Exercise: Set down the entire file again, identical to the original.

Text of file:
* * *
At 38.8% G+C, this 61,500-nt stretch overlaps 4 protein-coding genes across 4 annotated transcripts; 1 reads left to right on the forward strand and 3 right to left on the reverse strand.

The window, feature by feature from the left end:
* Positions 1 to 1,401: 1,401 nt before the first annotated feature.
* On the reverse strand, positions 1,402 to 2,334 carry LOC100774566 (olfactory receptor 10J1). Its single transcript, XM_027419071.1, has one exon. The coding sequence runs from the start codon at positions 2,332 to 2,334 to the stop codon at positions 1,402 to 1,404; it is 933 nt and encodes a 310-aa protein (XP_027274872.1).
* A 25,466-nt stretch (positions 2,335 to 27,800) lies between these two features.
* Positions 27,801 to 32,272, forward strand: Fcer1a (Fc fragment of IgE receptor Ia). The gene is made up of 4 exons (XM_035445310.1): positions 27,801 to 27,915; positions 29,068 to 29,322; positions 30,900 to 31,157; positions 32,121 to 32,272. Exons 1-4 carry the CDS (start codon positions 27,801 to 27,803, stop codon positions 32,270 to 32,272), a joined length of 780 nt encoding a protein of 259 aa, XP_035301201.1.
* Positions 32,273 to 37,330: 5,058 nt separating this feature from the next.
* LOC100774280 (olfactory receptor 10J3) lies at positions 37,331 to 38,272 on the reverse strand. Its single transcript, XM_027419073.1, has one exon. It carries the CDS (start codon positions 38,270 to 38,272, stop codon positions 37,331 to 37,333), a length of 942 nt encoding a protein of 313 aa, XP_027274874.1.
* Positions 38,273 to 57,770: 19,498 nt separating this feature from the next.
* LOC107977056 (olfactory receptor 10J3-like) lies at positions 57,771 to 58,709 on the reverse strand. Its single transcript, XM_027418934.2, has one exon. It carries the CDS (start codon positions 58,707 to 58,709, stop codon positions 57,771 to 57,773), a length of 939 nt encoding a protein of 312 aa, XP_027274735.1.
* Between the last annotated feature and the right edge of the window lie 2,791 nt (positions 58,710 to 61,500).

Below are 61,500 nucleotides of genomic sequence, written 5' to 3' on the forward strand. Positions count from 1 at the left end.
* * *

At 38.8% G+C, this 61,500-nt stretch overlaps 4 protein-coding genes across 4 annotated transcripts; 1 reads left to right on the forward strand and 3 right to left on the reverse strand.

The window, feature by feature from the left end:
* Positions 1 to 1,401: 1,401 nt before the first annotated feature.
* On the reverse strand, positions 1,402 to 2,334 carry LOC100774566 (olfactory receptor 10J1). Its single transcript, XM_027419071.1, has one exon. The coding sequence runs from the start codon at positions 2,332 to 2,334 to the stop codon at positions 1,402 to 1,404; it is 933 nt and encodes a 310-aa protein (XP_027274872.1).
* A 25,466-nt stretch (positions 2,335 to 27,800) lies between these two features.
* Positions 27,801 to 32,272, forward strand: Fcer1a (Fc fragment of IgE receptor Ia). The gene is made up of 4 exons (XM_035445310.1): positions 27,801 to 27,915; positions 29,068 to 29,322; positions 30,900 to 31,157; positions 32,121 to 32,272. Exons 1-4 carry the CDS (start codon positions 27,801 to 27,803, stop codon positions 32,270 to 32,272), a joined length of 780 nt encoding a protein of 259 aa, XP_035301201.1.
* Positions 32,273 to 37,330: 5,058 nt separating this feature from the next.
* LOC100774280 (olfactory receptor 10J3) lies at positions 37,331 to 38,272 on the reverse strand. Its single transcript, XM_027419073.1, has one exon. It carries the CDS (start codon positions 38,270 to 38,272, stop codon positions 37,331 to 37,333), a length of 942 nt encoding a protein of 313 aa, XP_027274874.1.
* Positions 38,273 to 57,770: 19,498 nt separating this feature from the next.
* LOC107977056 (olfactory receptor 10J3-like) lies at positions 57,771 to 58,709 on the reverse strand. Its single transcript, XM_027418934.2, has one exon. It carries the CDS (start codon positions 58,707 to 58,709, stop codon positions 57,771 to 57,773), a length of 939 nt encoding a protein of 312 aa, XP_027274735.1.
* Between the last annotated feature and the right edge of the window lie 2,791 nt (positions 58,710 to 61,500).

Below are 61,500 nucleotides of genomic sequence, written 5' to 3' on the forward strand. Positions count from 1 at the left end.